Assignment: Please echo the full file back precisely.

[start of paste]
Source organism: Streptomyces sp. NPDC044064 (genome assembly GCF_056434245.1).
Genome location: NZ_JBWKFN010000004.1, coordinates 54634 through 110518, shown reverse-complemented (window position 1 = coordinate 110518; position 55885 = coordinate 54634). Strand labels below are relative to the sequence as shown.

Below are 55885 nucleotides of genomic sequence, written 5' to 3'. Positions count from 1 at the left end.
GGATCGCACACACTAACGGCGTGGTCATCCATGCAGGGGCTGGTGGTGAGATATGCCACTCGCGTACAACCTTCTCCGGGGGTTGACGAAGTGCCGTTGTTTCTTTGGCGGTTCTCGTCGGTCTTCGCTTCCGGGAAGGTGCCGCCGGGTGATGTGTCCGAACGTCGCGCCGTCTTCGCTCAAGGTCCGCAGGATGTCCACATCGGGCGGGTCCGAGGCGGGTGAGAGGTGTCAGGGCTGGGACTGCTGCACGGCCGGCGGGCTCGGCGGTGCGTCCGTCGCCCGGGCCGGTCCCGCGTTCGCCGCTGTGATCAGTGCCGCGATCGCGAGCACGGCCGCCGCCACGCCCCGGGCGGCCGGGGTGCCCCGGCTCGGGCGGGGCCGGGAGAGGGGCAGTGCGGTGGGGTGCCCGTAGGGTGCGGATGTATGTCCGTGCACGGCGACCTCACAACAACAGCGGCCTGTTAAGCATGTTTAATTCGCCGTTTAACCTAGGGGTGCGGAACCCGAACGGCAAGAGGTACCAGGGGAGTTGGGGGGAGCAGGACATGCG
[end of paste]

Source organism: Streptomyces sp. NPDC044064 (genome assembly GCF_056434245.1).
Genome location: NZ_JBWKFN010000004.1, coordinates 54634 through 110518, shown reverse-complemented (window position 1 = coordinate 110518; position 55885 = coordinate 54634). Strand labels below are relative to the sequence as shown.

Below are 55885 nucleotides of genomic sequence, written 5' to 3'. Positions count from 1 at the left end.
GGATCGCACACACTAACGGCGTGGTCATCCATGCAGGGGCTGGTGGTGAGATATGCCACTCGCGTACAACCTTCTCCGGGGGTTGACGAAGTGCCGTTGTTTCTTTGGCGGTTCTCGTCGGTCTTCGCTTCCGGGAAGGTGCCGCCGGGTGATGTGTCCGAACGTCGCGCCGTCTTCGCTCAAGGTCCGCAGGATGTCCACATCGGGCGGGTCCGAGGCGGGTGAGAGGTGTCAGGGCTGGGACTGCTGCACGGCCGGCGGGCTCGGCGGTGCGTCCGTCGCCCGGGCCGGTCCCGCGTTCGCCGCTGTGATCAGTGCCGCGATCGCGAGCACGGCCGCCGCCACGCCCCGGGCGGCCGGGGTGCCCCGGCTCGGGCGGGGCCGGGAGAGGGGCAGTGCGGTGGGGTGCCCGTAGGGTGCGGATGTATGTCCGTGCACGGCGACCTCACAACAACAGCGGCCTGTTAAGCATGTTTAATTCGCCGTTTAACCTAGGGGTGCGGAACCCGAACGGCAAGAGGTACCAGGGGAGTTGGGGGGAGCAGGACATGCG